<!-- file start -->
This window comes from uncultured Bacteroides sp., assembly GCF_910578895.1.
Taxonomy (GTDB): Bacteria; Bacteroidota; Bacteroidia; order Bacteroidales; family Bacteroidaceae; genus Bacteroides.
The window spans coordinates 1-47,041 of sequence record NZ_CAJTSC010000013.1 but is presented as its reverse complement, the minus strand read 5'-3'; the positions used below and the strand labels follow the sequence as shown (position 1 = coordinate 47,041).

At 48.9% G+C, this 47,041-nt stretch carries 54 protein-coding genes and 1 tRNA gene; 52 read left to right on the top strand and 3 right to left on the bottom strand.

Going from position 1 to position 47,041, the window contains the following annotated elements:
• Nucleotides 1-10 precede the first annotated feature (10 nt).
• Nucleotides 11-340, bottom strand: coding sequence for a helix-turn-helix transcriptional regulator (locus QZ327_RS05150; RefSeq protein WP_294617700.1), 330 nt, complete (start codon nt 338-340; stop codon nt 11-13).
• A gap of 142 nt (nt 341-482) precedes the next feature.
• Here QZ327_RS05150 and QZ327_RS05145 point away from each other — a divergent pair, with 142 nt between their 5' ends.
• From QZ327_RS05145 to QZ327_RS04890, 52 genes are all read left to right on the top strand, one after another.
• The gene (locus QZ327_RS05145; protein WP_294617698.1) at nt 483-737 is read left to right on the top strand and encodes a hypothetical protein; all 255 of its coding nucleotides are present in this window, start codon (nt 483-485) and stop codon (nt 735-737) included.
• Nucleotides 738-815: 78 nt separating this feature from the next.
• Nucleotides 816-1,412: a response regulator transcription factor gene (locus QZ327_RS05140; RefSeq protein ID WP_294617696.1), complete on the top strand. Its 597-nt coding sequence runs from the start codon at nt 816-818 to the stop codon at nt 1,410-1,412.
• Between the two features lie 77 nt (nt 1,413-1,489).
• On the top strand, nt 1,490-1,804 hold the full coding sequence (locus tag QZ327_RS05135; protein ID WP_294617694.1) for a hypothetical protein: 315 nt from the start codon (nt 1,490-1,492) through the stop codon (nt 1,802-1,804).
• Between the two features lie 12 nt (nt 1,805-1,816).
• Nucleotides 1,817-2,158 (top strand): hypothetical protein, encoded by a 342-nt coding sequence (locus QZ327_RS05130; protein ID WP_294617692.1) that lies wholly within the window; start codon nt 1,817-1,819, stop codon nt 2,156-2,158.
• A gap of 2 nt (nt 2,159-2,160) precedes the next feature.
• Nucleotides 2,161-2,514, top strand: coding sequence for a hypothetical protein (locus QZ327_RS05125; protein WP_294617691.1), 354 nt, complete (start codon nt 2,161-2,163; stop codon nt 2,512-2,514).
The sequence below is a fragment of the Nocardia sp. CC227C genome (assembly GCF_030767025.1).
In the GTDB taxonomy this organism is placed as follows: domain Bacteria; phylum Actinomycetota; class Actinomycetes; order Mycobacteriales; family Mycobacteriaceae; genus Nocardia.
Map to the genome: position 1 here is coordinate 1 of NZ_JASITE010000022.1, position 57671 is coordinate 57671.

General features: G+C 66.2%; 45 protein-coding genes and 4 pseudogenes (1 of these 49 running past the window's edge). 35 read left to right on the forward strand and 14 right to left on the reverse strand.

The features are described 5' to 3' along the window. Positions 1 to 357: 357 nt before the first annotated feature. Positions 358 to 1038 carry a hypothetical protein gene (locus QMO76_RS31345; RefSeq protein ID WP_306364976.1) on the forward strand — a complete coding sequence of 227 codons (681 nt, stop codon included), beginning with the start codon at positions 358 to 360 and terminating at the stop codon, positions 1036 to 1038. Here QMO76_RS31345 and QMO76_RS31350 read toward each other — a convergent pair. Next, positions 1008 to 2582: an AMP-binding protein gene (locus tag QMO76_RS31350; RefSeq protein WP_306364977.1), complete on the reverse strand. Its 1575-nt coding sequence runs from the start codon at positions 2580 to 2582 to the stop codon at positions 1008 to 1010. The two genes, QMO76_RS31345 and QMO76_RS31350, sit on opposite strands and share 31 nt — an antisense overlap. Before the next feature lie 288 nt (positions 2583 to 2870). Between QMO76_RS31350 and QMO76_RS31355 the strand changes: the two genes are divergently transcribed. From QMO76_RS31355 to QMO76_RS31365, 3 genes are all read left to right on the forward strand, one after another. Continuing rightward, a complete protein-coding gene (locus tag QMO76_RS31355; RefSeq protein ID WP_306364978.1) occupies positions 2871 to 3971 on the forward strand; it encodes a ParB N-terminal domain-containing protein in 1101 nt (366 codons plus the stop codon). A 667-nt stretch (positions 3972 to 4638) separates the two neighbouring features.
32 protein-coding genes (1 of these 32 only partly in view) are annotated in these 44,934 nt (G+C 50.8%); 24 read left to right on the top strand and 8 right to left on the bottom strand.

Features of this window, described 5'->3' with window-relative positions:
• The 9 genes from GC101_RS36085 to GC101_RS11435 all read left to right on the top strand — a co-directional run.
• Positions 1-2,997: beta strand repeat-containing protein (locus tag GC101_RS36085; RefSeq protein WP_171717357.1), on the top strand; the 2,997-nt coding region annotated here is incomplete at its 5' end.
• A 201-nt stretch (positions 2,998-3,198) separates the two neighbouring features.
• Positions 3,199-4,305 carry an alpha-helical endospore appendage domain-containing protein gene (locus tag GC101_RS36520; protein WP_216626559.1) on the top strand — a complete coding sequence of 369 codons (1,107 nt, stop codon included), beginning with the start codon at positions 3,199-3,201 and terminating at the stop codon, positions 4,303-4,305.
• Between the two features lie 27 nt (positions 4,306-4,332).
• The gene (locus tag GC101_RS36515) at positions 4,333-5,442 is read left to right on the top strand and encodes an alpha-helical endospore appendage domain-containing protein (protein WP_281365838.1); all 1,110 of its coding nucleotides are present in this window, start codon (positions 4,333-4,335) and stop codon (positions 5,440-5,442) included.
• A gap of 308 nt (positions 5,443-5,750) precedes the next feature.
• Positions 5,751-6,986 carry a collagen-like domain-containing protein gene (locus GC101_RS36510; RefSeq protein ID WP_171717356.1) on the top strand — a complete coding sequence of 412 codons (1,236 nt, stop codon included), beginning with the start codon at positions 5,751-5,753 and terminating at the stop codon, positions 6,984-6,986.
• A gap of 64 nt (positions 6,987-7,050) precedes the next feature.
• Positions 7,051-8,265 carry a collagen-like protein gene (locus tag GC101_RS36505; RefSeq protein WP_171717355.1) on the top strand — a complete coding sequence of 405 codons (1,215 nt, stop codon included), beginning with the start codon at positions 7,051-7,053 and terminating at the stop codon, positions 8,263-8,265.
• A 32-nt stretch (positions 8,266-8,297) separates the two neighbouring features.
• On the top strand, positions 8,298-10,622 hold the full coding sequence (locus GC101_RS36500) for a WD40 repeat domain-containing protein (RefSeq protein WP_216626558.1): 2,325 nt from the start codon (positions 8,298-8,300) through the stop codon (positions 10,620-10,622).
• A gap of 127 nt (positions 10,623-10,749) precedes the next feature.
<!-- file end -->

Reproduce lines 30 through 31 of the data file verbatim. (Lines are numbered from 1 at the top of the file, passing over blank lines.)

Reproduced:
• Positions 3,199-4,305 carry an alpha-helical endospore appendage domain-containing protein gene (locus tag GC101_RS36520; protein WP_216626559.1) on the top strand — a complete coding sequence of 369 codons (1,107 nt, stop codon included), beginning with the start codon at positions 3,199-3,201 and terminating at the stop codon, positions 4,303-4,305.
• Between the two features lie 27 nt (positions 4,306-4,332).